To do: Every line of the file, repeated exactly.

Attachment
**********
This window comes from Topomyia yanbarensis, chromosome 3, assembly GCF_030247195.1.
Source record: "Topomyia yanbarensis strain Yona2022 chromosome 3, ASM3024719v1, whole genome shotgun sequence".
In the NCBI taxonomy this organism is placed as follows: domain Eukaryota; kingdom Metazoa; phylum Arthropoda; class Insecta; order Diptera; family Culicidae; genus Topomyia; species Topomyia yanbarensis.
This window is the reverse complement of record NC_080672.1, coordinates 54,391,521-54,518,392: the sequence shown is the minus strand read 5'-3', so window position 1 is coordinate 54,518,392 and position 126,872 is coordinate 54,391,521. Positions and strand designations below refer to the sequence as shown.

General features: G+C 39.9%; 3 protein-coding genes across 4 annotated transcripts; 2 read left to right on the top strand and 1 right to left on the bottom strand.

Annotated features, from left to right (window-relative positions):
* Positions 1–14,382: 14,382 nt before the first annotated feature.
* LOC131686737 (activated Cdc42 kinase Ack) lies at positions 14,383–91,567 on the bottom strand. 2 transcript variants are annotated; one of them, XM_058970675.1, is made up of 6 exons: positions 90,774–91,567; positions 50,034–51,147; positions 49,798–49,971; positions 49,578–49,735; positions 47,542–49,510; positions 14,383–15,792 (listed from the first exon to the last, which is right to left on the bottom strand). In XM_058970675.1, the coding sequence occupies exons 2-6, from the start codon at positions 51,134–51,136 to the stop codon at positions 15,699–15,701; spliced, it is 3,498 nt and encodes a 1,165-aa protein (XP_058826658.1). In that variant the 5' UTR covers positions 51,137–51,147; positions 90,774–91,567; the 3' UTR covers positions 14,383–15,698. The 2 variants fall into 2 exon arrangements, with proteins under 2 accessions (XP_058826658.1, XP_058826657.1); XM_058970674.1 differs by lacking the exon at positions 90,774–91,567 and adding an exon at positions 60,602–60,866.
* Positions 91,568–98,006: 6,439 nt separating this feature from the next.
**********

This window comes from Topomyia yanbarensis, chromosome 3, assembly GCF_030247195.1.
Source record: "Topomyia yanbarensis strain Yona2022 chromosome 3, ASM3024719v1, whole genome shotgun sequence".
In the NCBI taxonomy this organism is placed as follows: domain Eukaryota; kingdom Metazoa; phylum Arthropoda; class Insecta; order Diptera; family Culicidae; genus Topomyia; species Topomyia yanbarensis.
This window is the reverse complement of record NC_080672.1, coordinates 54,391,521-54,518,392: the sequence shown is the minus strand read 5'-3', so window position 1 is coordinate 54,518,392 and position 126,872 is coordinate 54,391,521. Positions and strand designations below refer to the sequence as shown.

General features: G+C 39.9%; 3 protein-coding genes across 4 annotated transcripts; 2 read left to right on the top strand and 1 right to left on the bottom strand.

Annotated features, from left to right (window-relative positions):
* Positions 1–14,382: 14,382 nt before the first annotated feature.
* LOC131686737 (activated Cdc42 kinase Ack) lies at positions 14,383–91,567 on the bottom strand. 2 transcript variants are annotated; one of them, XM_058970675.1, is made up of 6 exons: positions 90,774–91,567; positions 50,034–51,147; positions 49,798–49,971; positions 49,578–49,735; positions 47,542–49,510; positions 14,383–15,792 (listed from the first exon to the last, which is right to left on the bottom strand). In XM_058970675.1, the coding sequence occupies exons 2-6, from the start codon at positions 51,134–51,136 to the stop codon at positions 15,699–15,701; spliced, it is 3,498 nt and encodes a 1,165-aa protein (XP_058826658.1). In that variant the 5' UTR covers positions 51,137–51,147; positions 90,774–91,567; the 3' UTR covers positions 14,383–15,698. The 2 variants fall into 2 exon arrangements, with proteins under 2 accessions (XP_058826658.1, XP_058826657.1); XM_058970674.1 differs by lacking the exon at positions 90,774–91,567 and adding an exon at positions 60,602–60,866.
* Positions 91,568–98,006: 6,439 nt separating this feature from the next.